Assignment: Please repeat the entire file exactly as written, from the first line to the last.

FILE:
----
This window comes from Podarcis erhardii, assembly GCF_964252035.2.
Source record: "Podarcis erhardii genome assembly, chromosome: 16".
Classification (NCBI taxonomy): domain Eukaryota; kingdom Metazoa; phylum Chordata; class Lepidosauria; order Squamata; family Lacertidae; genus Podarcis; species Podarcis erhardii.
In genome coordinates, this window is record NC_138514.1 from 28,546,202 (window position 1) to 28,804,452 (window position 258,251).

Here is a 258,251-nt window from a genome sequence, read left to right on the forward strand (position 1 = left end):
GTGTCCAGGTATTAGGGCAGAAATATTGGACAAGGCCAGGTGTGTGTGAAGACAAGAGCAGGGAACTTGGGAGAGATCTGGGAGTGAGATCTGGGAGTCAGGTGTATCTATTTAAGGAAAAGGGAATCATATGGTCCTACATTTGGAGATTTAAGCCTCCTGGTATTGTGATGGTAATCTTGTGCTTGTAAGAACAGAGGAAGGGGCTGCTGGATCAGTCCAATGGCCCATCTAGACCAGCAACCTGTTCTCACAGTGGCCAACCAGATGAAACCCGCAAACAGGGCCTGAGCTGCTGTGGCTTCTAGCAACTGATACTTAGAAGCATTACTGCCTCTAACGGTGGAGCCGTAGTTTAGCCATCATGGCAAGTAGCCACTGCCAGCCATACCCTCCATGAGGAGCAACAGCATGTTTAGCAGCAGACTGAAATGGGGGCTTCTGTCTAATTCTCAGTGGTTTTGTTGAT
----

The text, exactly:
This window comes from Podarcis erhardii, assembly GCF_964252035.2.
Source record: "Podarcis erhardii genome assembly, chromosome: 16".
Classification (NCBI taxonomy): domain Eukaryota; kingdom Metazoa; phylum Chordata; class Lepidosauria; order Squamata; family Lacertidae; genus Podarcis; species Podarcis erhardii.
In genome coordinates, this window is record NC_138514.1 from 28,546,202 (window position 1) to 28,804,452 (window position 258,251).

Here is a 258,251-nt window from a genome sequence, read left to right on the forward strand (position 1 = left end):
GTGTCCAGGTATTAGGGCAGAAATATTGGACAAGGCCAGGTGTGTGTGAAGACAAGAGCAGGGAACTTGGGAGAGATCTGGGAGTGAGATCTGGGAGTCAGGTGTATCTATTTAAGGAAAAGGGAATCATATGGTCCTACATTTGGAGATTTAAGCCTCCTGGTATTGTGATGGTAATCTTGTGCTTGTAAGAACAGAGGAAGGGGCTGCTGGATCAGTCCAATGGCCCATCTAGACCAGCAACCTGTTCTCACAGTGGCCAACCAGATGAAACCCGCAAACAGGGCCTGAGCTGCTGTGGCTTCTAGCAACTGATACTTAGAAGCATTACTGCCTCTAACGGTGGAGCCGTAGTTTAGCCATCATGGCAAGTAGCCACTGCCAGCCATACCCTCCATGAGGAGCAACAGCATGTTTAGCAGCAGACTGAAATGGGGGCTTCTGTCTAATTCTCAGTGGTTTTGTTGAT